I've already asked a similar question in mathematics exchange without getting an answer, I read a bit more and I think the question might be more suitable for the signal processing exchange.

Basically I was reviewing my background in edge detection methods and I've found the following statement:

For many applications, however, we wish to think such a continuous gradient image to only return isolated edges, i.e., as single pixels at discrete locations along the edge contours. This can be achieved by looking for maxima in the edge strength (gradient magnitude) in a direction perpendicular to the edge orientation, i.e., along the gradient direction. Finding this maximum corresponds to taking a directional derivative of the strength field in the direction of the gradient and then looking for zero crossing. The desired directional derivative is equivalent to the dot product between a second gradient operator and the result of the first... The gradient dot product with the gradient is called the Laplacian.

I did the calculations but I'm not getting the laplacian, however I've accidentally found this Jim Little - CPSC 505 Example: Laplacian vs Second Directional Derivative, where basically the explanation seems essentially to be "directional derivative and laplacian are different but not that much, so given that taking the laplacian instead of the second directional derivative is less expensive (computationally speaking) we can use the laplacian"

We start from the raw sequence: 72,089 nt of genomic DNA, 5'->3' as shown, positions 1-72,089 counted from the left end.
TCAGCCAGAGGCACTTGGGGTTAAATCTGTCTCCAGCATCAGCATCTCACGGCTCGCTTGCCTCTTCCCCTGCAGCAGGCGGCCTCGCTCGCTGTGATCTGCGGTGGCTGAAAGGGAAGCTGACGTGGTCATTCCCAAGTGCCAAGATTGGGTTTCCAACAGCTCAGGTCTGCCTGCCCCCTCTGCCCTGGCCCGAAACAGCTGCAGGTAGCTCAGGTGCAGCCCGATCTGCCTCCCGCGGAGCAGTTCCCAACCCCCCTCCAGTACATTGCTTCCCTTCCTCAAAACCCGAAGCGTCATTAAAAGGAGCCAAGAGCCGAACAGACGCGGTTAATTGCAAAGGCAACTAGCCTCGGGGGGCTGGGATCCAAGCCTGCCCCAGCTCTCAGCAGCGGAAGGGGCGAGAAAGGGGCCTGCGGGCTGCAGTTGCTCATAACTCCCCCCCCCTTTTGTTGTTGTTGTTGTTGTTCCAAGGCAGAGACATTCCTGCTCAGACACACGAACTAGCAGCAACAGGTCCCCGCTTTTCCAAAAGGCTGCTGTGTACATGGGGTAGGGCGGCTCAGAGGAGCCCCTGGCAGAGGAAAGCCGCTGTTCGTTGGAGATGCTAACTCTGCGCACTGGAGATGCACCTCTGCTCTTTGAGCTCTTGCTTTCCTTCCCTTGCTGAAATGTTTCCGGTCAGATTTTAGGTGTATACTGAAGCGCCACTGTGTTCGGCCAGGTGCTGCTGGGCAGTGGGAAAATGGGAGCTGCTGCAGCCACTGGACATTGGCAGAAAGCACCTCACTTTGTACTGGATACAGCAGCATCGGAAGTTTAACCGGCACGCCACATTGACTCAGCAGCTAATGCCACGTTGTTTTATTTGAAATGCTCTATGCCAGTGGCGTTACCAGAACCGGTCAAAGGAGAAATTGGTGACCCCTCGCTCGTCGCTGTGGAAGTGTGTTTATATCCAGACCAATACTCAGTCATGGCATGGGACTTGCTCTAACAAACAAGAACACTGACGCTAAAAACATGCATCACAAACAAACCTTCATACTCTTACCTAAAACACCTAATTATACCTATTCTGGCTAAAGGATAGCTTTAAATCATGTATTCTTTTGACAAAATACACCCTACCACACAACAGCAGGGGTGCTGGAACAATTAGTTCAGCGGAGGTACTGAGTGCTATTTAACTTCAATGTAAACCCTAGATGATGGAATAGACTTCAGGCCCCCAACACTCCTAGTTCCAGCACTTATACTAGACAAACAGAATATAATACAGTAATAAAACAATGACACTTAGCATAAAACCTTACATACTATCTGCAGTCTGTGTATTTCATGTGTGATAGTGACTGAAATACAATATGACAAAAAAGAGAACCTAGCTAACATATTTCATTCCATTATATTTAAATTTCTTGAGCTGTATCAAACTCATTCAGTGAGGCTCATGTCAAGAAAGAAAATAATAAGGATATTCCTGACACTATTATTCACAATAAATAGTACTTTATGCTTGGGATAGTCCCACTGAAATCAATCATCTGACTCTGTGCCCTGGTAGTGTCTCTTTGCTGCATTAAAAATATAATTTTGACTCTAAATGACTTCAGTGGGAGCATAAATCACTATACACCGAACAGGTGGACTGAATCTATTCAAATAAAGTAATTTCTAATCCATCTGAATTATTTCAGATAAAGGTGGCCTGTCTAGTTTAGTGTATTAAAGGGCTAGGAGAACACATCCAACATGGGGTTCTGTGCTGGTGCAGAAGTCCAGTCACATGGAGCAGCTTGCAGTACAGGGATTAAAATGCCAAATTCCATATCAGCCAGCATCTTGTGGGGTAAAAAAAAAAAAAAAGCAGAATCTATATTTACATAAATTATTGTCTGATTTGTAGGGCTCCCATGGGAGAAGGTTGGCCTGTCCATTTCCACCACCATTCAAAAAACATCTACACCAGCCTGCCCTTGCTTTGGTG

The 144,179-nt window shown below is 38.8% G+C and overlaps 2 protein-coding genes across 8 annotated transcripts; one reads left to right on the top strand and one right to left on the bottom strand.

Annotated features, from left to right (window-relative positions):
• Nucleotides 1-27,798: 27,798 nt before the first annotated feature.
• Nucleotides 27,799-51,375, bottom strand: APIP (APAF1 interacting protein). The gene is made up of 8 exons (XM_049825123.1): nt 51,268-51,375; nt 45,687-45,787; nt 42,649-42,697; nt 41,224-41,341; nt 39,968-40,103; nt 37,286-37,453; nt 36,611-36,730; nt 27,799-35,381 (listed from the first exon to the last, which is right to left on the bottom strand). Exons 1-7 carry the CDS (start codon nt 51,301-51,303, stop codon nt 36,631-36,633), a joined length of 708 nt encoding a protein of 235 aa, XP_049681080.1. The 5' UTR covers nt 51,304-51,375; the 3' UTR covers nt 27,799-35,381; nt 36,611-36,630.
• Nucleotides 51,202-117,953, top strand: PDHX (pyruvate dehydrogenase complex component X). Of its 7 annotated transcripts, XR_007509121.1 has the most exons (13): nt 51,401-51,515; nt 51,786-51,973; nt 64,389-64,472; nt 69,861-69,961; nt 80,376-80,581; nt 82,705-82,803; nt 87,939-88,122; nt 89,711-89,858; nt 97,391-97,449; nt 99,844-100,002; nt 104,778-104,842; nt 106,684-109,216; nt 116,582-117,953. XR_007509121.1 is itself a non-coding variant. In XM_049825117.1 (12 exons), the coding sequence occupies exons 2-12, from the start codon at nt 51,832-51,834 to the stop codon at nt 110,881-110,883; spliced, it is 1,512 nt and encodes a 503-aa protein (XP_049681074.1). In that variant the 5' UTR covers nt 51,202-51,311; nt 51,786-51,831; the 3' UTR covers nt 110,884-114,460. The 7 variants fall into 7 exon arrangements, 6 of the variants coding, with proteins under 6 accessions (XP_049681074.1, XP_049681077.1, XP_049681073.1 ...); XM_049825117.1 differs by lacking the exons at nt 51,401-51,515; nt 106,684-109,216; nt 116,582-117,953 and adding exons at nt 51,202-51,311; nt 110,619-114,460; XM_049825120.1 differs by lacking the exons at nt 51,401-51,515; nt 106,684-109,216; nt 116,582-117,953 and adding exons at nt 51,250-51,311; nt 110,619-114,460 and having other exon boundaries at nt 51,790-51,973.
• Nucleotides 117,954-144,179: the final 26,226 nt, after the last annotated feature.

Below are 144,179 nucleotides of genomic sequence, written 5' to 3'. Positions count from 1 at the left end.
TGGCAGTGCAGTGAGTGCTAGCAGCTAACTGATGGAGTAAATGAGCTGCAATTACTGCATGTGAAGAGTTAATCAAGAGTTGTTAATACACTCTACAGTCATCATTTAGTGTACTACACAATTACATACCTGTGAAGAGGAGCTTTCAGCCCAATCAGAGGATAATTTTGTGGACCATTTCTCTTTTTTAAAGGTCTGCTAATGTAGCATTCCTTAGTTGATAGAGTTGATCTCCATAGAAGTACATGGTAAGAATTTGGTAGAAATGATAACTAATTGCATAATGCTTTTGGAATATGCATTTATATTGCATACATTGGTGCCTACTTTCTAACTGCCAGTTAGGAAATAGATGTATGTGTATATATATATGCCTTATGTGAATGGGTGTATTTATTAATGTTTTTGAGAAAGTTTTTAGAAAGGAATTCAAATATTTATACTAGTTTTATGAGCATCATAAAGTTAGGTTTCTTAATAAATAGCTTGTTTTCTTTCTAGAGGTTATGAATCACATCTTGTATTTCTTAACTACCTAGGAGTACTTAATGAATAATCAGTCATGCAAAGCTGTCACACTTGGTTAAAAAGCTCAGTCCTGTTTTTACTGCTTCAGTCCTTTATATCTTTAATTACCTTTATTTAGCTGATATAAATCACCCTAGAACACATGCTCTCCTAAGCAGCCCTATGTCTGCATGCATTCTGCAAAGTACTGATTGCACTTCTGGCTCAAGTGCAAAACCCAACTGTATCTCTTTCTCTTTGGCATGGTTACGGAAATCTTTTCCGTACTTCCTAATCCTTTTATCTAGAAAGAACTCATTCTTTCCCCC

My question is then... is this what Szelisky mean?


1 Answer 1


The 2nd directional is a linear combination of the 2nd derivative in each direction.
The Laplacian is a specific combination as such.
The source you linked indeed specify that in practice it coincide:

enter image description here

  • $\begingroup$ Yes but "in practice" i.e. there's no theoretical equality between the two. $\endgroup$ Jul 23 at 3:14
  • $\begingroup$ @user8469759, He went for intuition over formulation. $\endgroup$
    – Mark
    Jul 23 at 6:35

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